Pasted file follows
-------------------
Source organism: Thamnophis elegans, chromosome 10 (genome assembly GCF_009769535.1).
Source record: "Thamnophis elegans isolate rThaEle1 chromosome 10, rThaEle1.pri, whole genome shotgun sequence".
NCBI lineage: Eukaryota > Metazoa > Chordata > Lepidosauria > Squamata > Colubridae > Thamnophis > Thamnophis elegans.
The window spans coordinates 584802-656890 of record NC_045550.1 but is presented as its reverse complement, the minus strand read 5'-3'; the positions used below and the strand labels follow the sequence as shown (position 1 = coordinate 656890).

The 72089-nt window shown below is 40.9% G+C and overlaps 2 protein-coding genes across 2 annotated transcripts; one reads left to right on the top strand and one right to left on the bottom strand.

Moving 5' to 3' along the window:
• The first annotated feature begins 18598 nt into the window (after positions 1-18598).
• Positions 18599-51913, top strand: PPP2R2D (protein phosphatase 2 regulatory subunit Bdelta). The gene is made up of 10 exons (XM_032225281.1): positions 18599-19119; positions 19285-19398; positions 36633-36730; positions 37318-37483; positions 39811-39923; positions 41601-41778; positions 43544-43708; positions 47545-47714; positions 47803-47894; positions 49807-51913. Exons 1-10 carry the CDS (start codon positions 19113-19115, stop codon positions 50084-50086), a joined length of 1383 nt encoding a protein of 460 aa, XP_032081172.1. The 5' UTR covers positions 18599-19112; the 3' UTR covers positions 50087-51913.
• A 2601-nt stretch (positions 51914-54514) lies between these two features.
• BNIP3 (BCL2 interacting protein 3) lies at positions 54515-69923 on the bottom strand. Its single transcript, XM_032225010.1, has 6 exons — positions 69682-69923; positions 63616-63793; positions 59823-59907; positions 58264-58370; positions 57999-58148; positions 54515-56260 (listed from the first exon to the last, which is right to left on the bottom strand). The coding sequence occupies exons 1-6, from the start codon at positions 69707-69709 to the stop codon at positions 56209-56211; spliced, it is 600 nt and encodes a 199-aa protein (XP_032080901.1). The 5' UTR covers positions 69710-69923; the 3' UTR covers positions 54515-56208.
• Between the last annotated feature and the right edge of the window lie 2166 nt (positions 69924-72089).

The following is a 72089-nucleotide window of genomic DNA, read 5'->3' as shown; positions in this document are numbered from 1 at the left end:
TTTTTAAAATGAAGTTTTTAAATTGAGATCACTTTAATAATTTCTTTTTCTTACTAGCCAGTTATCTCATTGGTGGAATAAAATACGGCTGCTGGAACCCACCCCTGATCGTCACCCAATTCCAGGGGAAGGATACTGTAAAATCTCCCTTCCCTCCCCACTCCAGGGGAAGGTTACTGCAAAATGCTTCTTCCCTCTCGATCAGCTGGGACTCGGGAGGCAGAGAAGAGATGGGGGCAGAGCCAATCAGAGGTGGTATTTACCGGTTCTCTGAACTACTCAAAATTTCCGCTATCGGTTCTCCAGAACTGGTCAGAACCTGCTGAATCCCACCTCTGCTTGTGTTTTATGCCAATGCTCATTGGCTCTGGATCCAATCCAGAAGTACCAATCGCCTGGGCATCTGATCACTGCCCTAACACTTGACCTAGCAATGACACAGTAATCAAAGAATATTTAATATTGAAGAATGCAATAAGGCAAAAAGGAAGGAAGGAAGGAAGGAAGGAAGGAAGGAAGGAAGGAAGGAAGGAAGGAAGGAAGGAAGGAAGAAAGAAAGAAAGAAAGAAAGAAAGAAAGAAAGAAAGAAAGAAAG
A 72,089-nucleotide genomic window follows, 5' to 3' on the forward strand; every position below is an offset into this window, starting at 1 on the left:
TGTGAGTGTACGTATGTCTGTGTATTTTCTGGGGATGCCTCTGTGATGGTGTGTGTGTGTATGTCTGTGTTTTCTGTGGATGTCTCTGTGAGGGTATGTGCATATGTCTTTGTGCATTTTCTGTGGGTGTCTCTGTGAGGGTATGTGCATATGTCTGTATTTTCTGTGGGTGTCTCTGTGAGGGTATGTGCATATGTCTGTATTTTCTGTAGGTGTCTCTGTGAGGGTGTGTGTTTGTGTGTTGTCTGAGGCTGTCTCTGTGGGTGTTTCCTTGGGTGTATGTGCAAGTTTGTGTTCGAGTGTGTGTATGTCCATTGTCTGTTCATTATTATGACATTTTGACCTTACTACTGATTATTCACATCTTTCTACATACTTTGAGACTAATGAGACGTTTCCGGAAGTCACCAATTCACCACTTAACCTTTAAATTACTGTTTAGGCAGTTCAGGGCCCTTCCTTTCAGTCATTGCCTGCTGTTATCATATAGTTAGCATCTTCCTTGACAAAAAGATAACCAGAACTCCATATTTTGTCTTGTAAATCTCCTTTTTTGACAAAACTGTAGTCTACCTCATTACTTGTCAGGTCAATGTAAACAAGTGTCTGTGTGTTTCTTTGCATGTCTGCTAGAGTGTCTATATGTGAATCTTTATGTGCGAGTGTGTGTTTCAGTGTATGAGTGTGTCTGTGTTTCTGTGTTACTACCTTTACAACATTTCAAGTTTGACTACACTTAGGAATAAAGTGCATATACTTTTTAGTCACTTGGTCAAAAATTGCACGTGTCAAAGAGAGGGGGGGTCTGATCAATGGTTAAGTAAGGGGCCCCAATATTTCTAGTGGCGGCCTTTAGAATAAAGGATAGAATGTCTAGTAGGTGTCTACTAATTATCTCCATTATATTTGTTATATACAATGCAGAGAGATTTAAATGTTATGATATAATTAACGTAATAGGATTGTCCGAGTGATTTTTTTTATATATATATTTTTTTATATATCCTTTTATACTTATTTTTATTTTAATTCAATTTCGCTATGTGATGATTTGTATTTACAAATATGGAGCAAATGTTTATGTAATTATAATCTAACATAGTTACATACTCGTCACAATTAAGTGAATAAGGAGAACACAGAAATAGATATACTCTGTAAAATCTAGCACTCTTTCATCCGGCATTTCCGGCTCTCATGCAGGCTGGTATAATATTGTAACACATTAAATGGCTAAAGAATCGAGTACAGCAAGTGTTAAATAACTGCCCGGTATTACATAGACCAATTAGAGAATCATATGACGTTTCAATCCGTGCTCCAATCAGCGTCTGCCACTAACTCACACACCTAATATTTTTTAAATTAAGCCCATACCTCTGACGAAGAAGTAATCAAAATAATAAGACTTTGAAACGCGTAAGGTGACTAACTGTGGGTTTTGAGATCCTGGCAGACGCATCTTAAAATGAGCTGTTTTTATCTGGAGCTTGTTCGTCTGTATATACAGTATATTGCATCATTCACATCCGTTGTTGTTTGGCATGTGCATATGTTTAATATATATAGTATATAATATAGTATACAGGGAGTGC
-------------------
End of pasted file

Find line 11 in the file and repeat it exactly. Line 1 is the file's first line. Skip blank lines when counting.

• Between the last annotated feature and the right edge of the window lie 2166 nt (positions 69924-72089).